ThinkProgress.com: “EXPERTS: Sean Hannity could be required to testify about his conversation with George Zimmerman” To which Politico‘s White House reporter Byron Tau replied: “He should refuse.”

The Self-appointed Media Critic

“It’s sad to see once legit reporters turn so far left to keep their jobs on left wing cable networks #MediaBias.” — HuffPost Contributor and former U.N. Spokesman Richard Grenell. To him we offer a ceremonious box of tissues.

The Wise Guy

“Personally, I oppose a war on women. I think we should let sanctions work first.” — Roll Call‘s Ryan Teague Beckwith.

And now a few weird headlines from @HuffingtonPost: “Vaginal orgasm: myth or reality?” And this one: “Is male bikini waxing really a trend?”

 

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BriWi Makes a Boo-Boo

NBC anchor Brian Williams has gained a reputation for being a smart, hip, funny kind of broadcaster. His frequent appearances on Saturday Night Live, The Daily Show and other comedy shows have raised his visibility as a different brand of newsman. So, when Gawker recently published a personal email between him and website founder Nick Denton criticizing both Gawker as a website AND a recent performer on NBC’s own SNL, we took notice.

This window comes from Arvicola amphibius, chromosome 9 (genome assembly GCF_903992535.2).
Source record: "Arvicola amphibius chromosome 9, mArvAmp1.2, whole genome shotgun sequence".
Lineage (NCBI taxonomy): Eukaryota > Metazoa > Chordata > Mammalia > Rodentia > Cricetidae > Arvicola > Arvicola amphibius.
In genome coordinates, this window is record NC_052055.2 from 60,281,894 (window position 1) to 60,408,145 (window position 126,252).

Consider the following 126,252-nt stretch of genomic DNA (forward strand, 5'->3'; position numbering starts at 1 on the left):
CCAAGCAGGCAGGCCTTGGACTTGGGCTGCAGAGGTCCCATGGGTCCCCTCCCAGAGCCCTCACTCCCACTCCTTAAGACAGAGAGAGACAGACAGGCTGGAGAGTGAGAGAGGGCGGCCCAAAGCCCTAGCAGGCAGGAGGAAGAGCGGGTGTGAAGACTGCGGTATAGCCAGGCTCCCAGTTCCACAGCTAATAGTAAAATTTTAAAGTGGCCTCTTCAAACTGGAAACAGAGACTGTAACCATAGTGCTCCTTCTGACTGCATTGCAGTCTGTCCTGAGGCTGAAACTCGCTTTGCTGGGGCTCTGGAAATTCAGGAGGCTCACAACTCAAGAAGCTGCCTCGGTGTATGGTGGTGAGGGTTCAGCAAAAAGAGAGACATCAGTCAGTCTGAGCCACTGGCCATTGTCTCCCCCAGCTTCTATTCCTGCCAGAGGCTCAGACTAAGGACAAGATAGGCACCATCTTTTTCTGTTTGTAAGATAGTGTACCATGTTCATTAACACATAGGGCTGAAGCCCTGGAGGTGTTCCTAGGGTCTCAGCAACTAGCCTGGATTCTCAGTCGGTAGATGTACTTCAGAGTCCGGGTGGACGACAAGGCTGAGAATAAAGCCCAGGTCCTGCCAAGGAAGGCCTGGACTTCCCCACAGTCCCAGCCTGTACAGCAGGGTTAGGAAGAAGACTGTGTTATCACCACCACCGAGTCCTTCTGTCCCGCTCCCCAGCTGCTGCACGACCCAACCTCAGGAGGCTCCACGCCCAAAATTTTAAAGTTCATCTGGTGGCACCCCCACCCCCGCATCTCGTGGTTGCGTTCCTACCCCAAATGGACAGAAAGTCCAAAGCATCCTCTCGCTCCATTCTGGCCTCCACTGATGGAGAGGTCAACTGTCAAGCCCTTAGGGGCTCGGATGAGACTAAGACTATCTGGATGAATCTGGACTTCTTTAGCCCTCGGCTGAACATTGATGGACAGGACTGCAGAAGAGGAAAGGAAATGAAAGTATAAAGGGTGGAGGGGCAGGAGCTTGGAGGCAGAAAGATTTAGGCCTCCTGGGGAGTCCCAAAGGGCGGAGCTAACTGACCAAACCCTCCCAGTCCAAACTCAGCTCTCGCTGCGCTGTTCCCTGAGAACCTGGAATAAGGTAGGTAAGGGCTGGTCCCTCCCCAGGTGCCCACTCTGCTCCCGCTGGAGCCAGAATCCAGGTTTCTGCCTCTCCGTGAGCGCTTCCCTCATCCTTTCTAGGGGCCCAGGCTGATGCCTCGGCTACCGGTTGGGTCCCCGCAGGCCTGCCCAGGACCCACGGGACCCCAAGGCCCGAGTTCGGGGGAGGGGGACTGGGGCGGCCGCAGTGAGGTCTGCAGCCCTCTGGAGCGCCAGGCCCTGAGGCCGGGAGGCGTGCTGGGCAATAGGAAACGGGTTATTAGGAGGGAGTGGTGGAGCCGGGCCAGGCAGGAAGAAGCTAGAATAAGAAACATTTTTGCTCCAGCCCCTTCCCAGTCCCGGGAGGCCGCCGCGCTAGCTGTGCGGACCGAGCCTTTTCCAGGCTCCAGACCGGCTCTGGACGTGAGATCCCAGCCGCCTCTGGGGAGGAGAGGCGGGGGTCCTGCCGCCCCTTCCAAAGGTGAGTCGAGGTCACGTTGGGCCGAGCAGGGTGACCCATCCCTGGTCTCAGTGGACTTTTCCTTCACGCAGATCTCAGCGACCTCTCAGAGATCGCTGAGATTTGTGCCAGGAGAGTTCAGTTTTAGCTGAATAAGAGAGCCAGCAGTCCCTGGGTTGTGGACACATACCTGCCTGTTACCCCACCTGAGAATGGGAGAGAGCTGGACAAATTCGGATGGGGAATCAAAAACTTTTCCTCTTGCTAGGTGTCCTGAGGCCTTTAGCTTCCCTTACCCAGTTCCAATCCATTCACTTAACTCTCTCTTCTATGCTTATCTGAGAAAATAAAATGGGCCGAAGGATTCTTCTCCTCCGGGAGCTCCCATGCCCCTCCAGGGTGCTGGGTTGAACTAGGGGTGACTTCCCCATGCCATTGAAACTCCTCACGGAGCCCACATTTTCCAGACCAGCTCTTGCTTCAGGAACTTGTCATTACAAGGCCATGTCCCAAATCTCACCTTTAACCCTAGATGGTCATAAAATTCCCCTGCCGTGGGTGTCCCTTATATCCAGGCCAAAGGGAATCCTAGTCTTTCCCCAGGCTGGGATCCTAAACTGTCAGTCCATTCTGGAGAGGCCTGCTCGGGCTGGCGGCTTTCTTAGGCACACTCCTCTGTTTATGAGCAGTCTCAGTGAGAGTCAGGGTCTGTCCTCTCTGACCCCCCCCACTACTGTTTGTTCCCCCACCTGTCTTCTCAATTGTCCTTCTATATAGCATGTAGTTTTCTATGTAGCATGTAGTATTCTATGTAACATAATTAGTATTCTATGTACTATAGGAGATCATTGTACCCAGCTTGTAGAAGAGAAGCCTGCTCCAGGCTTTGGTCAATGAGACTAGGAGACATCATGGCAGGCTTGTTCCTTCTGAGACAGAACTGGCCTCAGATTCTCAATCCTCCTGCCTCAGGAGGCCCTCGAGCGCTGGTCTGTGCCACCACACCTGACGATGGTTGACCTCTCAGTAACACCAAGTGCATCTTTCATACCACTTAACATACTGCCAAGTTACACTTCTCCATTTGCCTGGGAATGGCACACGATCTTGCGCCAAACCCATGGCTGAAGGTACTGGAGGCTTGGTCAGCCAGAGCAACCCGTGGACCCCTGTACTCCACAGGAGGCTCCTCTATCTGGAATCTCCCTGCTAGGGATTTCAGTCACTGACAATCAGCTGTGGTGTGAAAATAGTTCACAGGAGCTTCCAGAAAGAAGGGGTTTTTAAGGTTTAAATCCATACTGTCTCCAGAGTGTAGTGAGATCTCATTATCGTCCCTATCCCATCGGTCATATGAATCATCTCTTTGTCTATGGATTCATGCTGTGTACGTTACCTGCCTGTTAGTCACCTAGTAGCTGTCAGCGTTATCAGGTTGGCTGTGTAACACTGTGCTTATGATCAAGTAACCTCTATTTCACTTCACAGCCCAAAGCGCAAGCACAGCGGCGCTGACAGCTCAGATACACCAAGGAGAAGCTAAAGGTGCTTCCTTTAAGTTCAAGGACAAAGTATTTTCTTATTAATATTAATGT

From: “Williams, BD (NBCUniversal)”
Date: January 15, 2012 15:56:25 EST
To:

ND:

I hope you’re well. Happy New Year. A big congratulations to the new freelance weekend guy, Taylor Bernam. He’s done some good posts right out of the box. I do wish the main page featured more TV coverage (Brooklyn hippster [sic] Lana Del Rey had one of the worst outings in SNL history last night — booked on the strength of her TWO SONG web EP, the least-experienced musical guest in the show’s history, for starters). In my humble opinion as a loyal customer (you know I love you but the Blog View button will be the eventual cause of my death) and while I know you’re in the midst of an editor change, weekends have been allowed to go awfully fallow — and it was a fallow holiday period for those of us who check your shit 10 times a day by iphone. I know you’ve been watching NBC Nightly News religiously each evening and I’ll no doubt be getting a withering, detailed critique from you straight away.